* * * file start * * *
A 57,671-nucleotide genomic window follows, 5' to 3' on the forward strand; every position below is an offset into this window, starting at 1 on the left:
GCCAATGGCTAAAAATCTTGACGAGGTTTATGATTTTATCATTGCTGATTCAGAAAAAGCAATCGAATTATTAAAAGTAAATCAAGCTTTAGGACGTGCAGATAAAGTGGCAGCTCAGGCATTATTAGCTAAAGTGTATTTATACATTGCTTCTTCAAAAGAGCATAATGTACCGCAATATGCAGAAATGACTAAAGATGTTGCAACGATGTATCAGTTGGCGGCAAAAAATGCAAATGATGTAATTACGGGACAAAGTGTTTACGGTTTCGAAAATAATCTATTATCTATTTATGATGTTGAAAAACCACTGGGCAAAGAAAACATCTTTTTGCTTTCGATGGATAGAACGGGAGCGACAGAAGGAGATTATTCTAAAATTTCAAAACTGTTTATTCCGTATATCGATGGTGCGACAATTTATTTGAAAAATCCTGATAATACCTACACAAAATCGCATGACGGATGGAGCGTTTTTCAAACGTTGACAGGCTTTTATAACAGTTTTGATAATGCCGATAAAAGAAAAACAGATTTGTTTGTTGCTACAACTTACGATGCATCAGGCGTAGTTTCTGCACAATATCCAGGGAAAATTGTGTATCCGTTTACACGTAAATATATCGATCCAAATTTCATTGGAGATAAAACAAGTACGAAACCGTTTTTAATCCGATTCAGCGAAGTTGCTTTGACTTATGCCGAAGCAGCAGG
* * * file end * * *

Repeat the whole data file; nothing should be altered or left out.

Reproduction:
A 57,671-nucleotide genomic window follows, 5' to 3' on the forward strand; every position below is an offset into this window, starting at 1 on the left:
GCCAATGGCTAAAAATCTTGACGAGGTTTATGATTTTATCATTGCTGATTCAGAAAAAGCAATCGAATTATTAAAAGTAAATCAAGCTTTAGGACGTGCAGATAAAGTGGCAGCTCAGGCATTATTAGCTAAAGTGTATTTATACATTGCTTCTTCAAAAGAGCATAATGTACCGCAATATGCAGAAATGACTAAAGATGTTGCAACGATGTATCAGTTGGCGGCAAAAAATGCAAATGATGTAATTACGGGACAAAGTGTTTACGGTTTCGAAAATAATCTATTATCTATTTATGATGTTGAAAAACCACTGGGCAAAGAAAACATCTTTTTGCTTTCGATGGATAGAACGGGAGCGACAGAAGGAGATTATTCTAAAATTTCAAAACTGTTTATTCCGTATATCGATGGTGCGACAATTTATTTGAAAAATCCTGATAATACCTACACAAAATCGCATGACGGATGGAGCGTTTTTCAAACGTTGACAGGCTTTTATAACAGTTTTGATAATGCCGATAAAAGAAAAACAGATTTGTTTGTTGCTACAACTTACGATGCATCAGGCGTAGTTTCTGCACAATATCCAGGGAAAATTGTGTATCCGTTTACACGTAAATATATCGATCCAAATTTCATTGGAGATAAAACAAGTACGAAACCGTTTTTAATCCGATTCAGCGAAGTTGCTTTGACTTATGCCGAAGCAGCAGG